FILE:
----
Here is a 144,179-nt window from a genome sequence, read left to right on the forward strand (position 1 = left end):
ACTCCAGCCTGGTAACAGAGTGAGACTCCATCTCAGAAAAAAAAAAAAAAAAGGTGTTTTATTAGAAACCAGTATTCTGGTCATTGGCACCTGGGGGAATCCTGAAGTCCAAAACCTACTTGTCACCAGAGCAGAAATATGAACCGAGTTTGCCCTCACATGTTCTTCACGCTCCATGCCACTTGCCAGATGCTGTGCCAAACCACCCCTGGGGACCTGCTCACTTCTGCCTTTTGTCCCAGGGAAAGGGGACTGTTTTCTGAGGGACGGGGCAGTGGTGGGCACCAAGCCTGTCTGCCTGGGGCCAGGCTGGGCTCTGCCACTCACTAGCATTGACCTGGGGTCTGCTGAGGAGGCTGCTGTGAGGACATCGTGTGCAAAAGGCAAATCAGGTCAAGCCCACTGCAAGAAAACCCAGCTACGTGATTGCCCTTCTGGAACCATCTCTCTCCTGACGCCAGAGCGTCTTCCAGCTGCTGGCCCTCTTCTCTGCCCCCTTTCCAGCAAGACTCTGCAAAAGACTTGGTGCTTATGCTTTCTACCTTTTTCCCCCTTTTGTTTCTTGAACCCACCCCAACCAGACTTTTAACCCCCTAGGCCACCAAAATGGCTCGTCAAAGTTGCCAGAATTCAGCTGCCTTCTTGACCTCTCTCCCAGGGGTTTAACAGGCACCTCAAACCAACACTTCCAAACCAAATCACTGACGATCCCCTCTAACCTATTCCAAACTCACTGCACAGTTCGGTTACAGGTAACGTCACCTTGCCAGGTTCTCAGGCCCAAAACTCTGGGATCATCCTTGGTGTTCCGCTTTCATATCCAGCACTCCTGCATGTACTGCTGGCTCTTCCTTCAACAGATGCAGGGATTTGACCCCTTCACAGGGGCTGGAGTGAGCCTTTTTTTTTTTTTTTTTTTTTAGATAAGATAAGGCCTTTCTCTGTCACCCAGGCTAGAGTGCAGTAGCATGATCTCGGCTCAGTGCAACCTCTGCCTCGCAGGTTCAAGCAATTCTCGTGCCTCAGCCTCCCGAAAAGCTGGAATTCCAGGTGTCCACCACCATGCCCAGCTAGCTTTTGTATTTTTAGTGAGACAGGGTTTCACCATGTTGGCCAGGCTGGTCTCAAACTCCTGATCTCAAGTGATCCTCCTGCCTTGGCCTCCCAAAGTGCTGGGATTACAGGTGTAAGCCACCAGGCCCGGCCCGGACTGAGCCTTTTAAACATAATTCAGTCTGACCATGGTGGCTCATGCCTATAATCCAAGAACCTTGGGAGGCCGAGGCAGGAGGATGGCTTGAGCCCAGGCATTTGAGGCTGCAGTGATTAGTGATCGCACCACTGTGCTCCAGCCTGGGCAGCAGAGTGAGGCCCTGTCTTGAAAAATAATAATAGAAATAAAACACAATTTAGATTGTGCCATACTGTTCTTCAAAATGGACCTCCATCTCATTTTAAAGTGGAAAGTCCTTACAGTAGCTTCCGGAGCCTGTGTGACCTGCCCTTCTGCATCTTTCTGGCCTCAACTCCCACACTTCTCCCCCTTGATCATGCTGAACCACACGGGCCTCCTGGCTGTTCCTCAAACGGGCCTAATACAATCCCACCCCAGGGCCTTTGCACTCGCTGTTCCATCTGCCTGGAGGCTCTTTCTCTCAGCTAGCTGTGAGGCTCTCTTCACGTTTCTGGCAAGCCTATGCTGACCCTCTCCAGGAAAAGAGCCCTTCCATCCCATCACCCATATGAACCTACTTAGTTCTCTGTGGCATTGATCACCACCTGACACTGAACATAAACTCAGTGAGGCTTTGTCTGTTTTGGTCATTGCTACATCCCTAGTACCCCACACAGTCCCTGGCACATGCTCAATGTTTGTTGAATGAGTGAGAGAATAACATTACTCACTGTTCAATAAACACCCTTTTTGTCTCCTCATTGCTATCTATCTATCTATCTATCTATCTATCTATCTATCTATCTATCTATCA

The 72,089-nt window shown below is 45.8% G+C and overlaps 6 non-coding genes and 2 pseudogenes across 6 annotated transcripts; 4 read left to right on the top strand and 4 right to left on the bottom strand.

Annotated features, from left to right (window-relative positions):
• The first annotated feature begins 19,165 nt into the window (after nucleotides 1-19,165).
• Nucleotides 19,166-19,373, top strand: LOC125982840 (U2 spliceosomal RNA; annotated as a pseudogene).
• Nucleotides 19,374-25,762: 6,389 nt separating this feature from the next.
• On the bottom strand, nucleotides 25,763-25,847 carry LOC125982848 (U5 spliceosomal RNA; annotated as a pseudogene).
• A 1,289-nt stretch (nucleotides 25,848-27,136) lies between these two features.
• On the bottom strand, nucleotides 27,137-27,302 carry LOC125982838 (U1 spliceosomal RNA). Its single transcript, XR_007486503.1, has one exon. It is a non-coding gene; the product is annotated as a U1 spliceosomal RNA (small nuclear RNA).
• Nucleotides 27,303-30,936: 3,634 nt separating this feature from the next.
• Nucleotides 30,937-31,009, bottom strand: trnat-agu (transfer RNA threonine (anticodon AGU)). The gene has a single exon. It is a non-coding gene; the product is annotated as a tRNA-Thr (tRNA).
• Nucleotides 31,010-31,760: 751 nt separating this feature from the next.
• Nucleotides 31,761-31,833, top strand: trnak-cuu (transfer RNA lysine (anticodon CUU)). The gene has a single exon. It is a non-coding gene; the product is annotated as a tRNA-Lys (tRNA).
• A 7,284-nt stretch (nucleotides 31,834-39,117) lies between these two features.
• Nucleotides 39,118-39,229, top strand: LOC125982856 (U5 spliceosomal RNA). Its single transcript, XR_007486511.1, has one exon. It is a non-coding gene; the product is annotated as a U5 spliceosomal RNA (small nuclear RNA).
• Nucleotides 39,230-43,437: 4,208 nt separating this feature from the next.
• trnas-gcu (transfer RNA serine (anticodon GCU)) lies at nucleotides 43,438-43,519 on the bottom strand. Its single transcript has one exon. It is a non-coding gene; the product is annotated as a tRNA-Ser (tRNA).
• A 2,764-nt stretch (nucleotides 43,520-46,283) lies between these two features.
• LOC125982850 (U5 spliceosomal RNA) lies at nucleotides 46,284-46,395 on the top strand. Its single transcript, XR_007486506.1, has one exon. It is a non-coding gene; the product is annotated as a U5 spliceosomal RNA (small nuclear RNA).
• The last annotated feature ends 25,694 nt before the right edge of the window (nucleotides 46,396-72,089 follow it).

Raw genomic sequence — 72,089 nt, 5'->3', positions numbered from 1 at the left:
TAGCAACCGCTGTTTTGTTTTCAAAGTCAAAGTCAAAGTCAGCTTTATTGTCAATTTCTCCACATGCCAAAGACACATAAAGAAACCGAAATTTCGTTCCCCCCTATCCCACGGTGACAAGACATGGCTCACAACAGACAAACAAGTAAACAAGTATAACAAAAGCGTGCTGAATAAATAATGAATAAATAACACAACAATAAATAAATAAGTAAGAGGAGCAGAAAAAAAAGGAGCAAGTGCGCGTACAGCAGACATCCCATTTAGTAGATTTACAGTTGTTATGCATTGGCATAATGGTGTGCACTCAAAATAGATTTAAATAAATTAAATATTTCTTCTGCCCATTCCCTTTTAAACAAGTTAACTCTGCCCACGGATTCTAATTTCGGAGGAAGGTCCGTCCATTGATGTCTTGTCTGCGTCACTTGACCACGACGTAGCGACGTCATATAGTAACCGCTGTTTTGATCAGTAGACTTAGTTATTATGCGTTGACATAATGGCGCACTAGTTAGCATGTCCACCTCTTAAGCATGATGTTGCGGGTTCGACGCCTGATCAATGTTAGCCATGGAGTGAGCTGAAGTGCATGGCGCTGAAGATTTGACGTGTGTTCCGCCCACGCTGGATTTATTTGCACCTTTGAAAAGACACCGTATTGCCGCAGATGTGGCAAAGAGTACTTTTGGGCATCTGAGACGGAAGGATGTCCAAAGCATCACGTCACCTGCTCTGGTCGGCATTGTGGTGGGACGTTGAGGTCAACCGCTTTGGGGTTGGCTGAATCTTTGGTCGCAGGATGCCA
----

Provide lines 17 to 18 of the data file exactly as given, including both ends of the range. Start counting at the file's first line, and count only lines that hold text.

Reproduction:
• Nucleotides 39,230-43,437: 4,208 nt separating this feature from the next.
• trnas-gcu (transfer RNA serine (anticodon GCU)) lies at nucleotides 43,438-43,519 on the bottom strand. Its single transcript has one exon. It is a non-coding gene; the product is annotated as a tRNA-Ser (tRNA).